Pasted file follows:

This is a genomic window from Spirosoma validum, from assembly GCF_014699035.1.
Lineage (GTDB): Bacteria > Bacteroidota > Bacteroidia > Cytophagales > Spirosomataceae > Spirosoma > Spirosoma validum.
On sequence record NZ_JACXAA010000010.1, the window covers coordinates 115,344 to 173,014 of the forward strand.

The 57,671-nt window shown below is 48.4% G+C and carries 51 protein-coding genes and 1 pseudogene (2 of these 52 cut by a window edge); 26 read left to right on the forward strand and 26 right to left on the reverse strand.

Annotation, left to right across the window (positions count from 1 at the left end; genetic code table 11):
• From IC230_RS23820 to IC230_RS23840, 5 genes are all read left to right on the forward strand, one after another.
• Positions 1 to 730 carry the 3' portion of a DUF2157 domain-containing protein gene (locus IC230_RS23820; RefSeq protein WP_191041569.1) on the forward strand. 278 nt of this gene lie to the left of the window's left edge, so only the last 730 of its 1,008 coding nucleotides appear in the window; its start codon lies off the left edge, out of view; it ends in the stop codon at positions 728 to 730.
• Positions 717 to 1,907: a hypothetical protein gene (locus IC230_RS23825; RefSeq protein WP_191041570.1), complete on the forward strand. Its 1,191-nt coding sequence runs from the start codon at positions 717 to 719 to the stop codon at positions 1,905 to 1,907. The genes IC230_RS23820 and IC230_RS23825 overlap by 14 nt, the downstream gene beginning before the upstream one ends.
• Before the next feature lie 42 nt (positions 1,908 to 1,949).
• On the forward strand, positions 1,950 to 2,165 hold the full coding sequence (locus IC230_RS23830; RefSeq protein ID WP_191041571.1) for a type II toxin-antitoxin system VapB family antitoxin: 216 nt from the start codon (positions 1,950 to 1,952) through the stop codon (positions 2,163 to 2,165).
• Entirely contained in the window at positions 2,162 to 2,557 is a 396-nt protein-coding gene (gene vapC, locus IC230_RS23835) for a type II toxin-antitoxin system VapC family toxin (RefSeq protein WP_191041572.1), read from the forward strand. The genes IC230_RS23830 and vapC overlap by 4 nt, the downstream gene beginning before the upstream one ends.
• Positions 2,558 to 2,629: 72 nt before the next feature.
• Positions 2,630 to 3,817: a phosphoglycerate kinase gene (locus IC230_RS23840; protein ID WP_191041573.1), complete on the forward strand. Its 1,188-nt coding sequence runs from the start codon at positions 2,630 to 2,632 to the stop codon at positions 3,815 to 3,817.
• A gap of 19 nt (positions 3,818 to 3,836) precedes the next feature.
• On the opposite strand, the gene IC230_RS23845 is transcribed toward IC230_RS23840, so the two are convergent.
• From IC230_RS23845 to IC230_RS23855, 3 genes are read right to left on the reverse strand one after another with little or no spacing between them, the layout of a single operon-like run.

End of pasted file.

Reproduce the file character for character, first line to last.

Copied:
This is a genomic window from Spirosoma validum, from assembly GCF_014699035.1.
Lineage (GTDB): Bacteria > Bacteroidota > Bacteroidia > Cytophagales > Spirosomataceae > Spirosoma > Spirosoma validum.
On sequence record NZ_JACXAA010000010.1, the window covers coordinates 115,344 to 173,014 of the forward strand.

The 57,671-nt window shown below is 48.4% G+C and carries 51 protein-coding genes and 1 pseudogene (2 of these 52 cut by a window edge); 26 read left to right on the forward strand and 26 right to left on the reverse strand.

Annotation, left to right across the window (positions count from 1 at the left end; genetic code table 11):
• From IC230_RS23820 to IC230_RS23840, 5 genes are all read left to right on the forward strand, one after another.
• Positions 1 to 730 carry the 3' portion of a DUF2157 domain-containing protein gene (locus IC230_RS23820; RefSeq protein WP_191041569.1) on the forward strand. 278 nt of this gene lie to the left of the window's left edge, so only the last 730 of its 1,008 coding nucleotides appear in the window; its start codon lies off the left edge, out of view; it ends in the stop codon at positions 728 to 730.
• Positions 717 to 1,907: a hypothetical protein gene (locus IC230_RS23825; RefSeq protein WP_191041570.1), complete on the forward strand. Its 1,191-nt coding sequence runs from the start codon at positions 717 to 719 to the stop codon at positions 1,905 to 1,907. The genes IC230_RS23820 and IC230_RS23825 overlap by 14 nt, the downstream gene beginning before the upstream one ends.
• Before the next feature lie 42 nt (positions 1,908 to 1,949).
• On the forward strand, positions 1,950 to 2,165 hold the full coding sequence (locus IC230_RS23830; RefSeq protein ID WP_191041571.1) for a type II toxin-antitoxin system VapB family antitoxin: 216 nt from the start codon (positions 1,950 to 1,952) through the stop codon (positions 2,163 to 2,165).
• Entirely contained in the window at positions 2,162 to 2,557 is a 396-nt protein-coding gene (gene vapC, locus IC230_RS23835) for a type II toxin-antitoxin system VapC family toxin (RefSeq protein WP_191041572.1), read from the forward strand. The genes IC230_RS23830 and vapC overlap by 4 nt, the downstream gene beginning before the upstream one ends.
• Positions 2,558 to 2,629: 72 nt before the next feature.
• Positions 2,630 to 3,817: a phosphoglycerate kinase gene (locus IC230_RS23840; protein ID WP_191041573.1), complete on the forward strand. Its 1,188-nt coding sequence runs from the start codon at positions 2,630 to 2,632 to the stop codon at positions 3,815 to 3,817.
• A gap of 19 nt (positions 3,818 to 3,836) precedes the next feature.
• On the opposite strand, the gene IC230_RS23845 is transcribed toward IC230_RS23840, so the two are convergent.
• From IC230_RS23845 to IC230_RS23855, 3 genes are read right to left on the reverse strand one after another with little or no spacing between them, the layout of a single operon-like run.